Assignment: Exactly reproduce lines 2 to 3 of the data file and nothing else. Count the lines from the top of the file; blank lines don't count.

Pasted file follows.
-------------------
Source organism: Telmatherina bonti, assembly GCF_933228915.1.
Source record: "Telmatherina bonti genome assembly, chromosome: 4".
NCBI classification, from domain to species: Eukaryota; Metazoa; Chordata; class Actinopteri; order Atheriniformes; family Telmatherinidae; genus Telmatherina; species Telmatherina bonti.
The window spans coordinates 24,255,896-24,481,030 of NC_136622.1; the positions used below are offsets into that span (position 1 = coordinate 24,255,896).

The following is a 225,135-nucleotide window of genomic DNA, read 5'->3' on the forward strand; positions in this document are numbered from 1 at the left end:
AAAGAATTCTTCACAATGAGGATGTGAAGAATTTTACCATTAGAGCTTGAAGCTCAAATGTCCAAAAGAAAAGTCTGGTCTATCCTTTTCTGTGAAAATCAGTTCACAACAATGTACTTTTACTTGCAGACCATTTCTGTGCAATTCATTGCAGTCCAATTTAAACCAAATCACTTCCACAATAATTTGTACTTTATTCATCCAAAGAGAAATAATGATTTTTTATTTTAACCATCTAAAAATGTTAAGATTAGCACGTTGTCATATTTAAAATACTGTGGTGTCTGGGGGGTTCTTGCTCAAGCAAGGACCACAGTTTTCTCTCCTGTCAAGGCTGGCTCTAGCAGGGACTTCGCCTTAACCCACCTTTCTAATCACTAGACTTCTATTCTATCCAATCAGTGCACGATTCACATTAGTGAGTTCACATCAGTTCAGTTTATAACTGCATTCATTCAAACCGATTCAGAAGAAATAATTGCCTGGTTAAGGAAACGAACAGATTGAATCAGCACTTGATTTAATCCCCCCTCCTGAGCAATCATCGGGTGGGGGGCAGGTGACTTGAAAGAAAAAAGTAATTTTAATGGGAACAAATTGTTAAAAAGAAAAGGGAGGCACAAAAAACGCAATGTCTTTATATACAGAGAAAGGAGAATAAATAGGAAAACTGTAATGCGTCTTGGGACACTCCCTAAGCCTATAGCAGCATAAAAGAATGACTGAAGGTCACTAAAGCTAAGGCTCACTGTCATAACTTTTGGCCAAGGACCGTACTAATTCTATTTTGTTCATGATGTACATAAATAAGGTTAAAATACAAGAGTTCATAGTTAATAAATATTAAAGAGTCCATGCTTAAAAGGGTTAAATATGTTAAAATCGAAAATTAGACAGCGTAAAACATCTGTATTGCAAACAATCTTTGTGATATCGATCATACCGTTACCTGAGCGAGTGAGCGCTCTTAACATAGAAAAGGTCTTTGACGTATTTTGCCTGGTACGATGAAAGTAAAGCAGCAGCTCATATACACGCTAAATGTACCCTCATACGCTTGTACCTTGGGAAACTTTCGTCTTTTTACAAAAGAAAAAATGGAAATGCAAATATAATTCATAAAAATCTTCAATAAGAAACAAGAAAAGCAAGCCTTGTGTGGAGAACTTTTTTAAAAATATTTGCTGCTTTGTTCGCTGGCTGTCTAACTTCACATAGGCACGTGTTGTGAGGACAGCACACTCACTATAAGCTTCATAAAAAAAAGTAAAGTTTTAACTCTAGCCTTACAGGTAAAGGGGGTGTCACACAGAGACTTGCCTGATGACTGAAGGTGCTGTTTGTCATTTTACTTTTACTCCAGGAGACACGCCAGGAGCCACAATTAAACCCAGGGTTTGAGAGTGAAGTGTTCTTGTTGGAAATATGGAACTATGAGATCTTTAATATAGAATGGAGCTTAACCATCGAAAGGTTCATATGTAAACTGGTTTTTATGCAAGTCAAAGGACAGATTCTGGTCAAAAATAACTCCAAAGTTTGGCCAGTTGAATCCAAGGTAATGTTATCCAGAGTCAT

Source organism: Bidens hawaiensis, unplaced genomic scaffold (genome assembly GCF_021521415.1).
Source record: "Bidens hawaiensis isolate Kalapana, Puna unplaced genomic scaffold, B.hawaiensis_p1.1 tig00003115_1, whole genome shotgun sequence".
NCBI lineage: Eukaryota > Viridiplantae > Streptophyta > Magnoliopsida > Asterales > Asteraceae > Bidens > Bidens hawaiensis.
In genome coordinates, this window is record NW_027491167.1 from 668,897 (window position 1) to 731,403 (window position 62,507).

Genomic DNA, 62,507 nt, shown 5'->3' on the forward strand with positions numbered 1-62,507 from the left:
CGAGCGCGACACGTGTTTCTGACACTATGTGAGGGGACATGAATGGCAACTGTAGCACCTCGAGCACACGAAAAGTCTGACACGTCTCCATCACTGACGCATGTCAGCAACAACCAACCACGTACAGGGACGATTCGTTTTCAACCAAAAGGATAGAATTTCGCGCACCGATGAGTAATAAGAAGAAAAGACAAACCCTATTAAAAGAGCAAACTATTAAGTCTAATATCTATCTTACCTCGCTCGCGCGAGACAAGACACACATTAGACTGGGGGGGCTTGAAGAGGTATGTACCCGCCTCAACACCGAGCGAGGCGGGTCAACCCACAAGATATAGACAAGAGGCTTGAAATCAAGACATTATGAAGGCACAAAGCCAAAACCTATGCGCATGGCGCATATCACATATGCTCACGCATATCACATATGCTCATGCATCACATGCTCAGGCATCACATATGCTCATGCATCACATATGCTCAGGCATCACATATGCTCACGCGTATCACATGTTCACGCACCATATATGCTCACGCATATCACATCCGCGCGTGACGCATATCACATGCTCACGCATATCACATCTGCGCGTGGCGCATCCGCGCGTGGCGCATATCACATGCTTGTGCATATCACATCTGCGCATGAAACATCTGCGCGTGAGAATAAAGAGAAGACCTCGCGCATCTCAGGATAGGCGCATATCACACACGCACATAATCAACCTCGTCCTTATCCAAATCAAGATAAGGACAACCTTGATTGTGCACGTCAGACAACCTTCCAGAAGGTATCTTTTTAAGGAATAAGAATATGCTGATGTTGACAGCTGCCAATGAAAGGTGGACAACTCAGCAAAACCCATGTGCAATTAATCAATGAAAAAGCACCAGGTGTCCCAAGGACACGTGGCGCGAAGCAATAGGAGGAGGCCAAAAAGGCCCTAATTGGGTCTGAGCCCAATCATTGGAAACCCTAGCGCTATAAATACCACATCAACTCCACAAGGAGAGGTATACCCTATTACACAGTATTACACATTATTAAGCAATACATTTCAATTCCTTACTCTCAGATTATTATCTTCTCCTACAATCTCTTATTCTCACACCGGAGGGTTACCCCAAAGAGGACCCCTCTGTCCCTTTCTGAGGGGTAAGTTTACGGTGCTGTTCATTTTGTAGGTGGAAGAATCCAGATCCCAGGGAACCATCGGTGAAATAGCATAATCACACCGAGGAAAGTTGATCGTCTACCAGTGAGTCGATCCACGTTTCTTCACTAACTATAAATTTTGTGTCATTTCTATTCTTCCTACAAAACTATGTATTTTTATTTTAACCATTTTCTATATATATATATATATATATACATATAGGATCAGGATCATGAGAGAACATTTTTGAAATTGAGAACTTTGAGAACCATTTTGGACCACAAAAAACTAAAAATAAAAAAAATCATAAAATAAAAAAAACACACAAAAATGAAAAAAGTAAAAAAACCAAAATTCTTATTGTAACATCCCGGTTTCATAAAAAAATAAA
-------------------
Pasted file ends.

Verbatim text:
Source record: "Telmatherina bonti genome assembly, chromosome: 4".
NCBI classification, from domain to species: Eukaryota; Metazoa; Chordata; class Actinopteri; order Atheriniformes; family Telmatherinidae; genus Telmatherina; species Telmatherina bonti.